Residents near St. Louis woke up Thursday to déjà vu as drenching thunderstorms left roads underwater less than two weeks after deadly flash flooding unfolded across the city.
Over a month's worth of rain fell in less than 24 hours from late Wednesday through Thursday morning due to training thunderstorms, or storms that track over the same areas over a short period of time, unloading a significant amount of rainfall.
"It's really been a rough week. We just don't want our home to flood anymore," Terry Barnes, a resident of East St. Louis, told local news station KSDK.
Crestwood, Missouri, a western suburb of St. Louis, received a whopping 2 inches of rain in just 23 minutes, too much rain for drainage systems to handle. Basements across the area were inundated and roads became impassable due to early-morning floodwaters.
St. Louis, which typically measures 3.38 inches of rain in all of August, saw rain gauges fill up with 4.67 inches of water during the latest round of flooding downpours. Over the past two weeks, the city has measured 15 inches of rain, the city's highest two-week rainfall total on record. To put that into perspective, since the start of 2021, San Diego has measured only 10.36 inches of rain.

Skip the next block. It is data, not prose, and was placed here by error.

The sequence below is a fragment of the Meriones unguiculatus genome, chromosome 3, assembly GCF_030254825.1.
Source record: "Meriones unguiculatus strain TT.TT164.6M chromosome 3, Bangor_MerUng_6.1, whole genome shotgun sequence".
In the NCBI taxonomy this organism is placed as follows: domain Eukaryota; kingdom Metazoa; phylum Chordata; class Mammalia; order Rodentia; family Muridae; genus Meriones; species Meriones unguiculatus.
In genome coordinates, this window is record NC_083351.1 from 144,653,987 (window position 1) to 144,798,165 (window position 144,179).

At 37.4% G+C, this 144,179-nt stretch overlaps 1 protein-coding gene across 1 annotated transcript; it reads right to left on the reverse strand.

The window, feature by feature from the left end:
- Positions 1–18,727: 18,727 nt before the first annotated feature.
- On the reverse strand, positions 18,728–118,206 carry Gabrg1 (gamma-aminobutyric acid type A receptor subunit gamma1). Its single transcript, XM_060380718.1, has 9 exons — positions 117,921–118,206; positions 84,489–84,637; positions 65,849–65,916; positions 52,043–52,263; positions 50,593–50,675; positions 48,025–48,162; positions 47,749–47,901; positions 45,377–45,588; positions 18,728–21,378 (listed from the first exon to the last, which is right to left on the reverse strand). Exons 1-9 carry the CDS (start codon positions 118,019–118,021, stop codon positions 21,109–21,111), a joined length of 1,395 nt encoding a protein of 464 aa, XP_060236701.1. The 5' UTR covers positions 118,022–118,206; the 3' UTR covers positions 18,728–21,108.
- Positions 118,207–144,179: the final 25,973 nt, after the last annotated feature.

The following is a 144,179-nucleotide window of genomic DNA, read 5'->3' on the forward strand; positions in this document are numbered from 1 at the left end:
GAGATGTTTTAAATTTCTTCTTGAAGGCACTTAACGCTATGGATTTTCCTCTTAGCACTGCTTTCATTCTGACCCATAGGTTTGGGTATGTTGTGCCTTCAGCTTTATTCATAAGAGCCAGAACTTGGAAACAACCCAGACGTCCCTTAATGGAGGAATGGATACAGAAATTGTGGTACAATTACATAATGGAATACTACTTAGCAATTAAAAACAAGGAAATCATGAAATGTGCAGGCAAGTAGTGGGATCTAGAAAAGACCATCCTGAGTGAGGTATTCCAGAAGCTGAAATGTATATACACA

|The Fredericktown Fire Department in Missouri, just southwest of St. Louis, responded to numerous calls during the early-morning hours as heavy thunderstorms triggered flash floods across the area.|
The flooding rainfall early Thursday morning was not just limited to the St. Louis area with Calhoun, Mo., located in the west-central region of the state, measuring 9.25 inches of rain.
For residents in Fredericktown, Mo., located 80 miles south of St. Louis, Thursday's flooding was the latest extreme weather event over the past year.
An EF3 tornado ripped through the Fredericktown area on Oct. 24, 2021, with 150-mph winds snapping trees and destroying buildings. No injuries or fatalities were reported in the town after the twister or from this week's flooding.
With the recent flooding disaster fresh in the mind of residents across the region, people were proactive when the sky opened up.
"We went around, knocked on everyone's door and just let them know what was happening and try to get everyone to start moving and at least get themselves and their vehicle out," Phil Tracy told Fox2Now, a St. Louis area news station.
Tracy is the owner of Covered Bridge RV Park and Storage in Fenton, Mo., a town that was inundated with 7.92 inches of rain over a 24-hour period.
Elsewhere in Fenton, emergency responders had to use boats to rescue people who were trapped in homes surrounded by floodwaters.
Drier conditions are predicted to gradually return to Missouri over the next several days, but AccuWeather forecasters still say that there could be a couple of showers and thunderstorms through at least Monday.
The chance of additional rainfall is then predicted to drop significantly by the middle of next week, providing a much-needed break in the rain for residents who are still cleaning up from the recent flooding.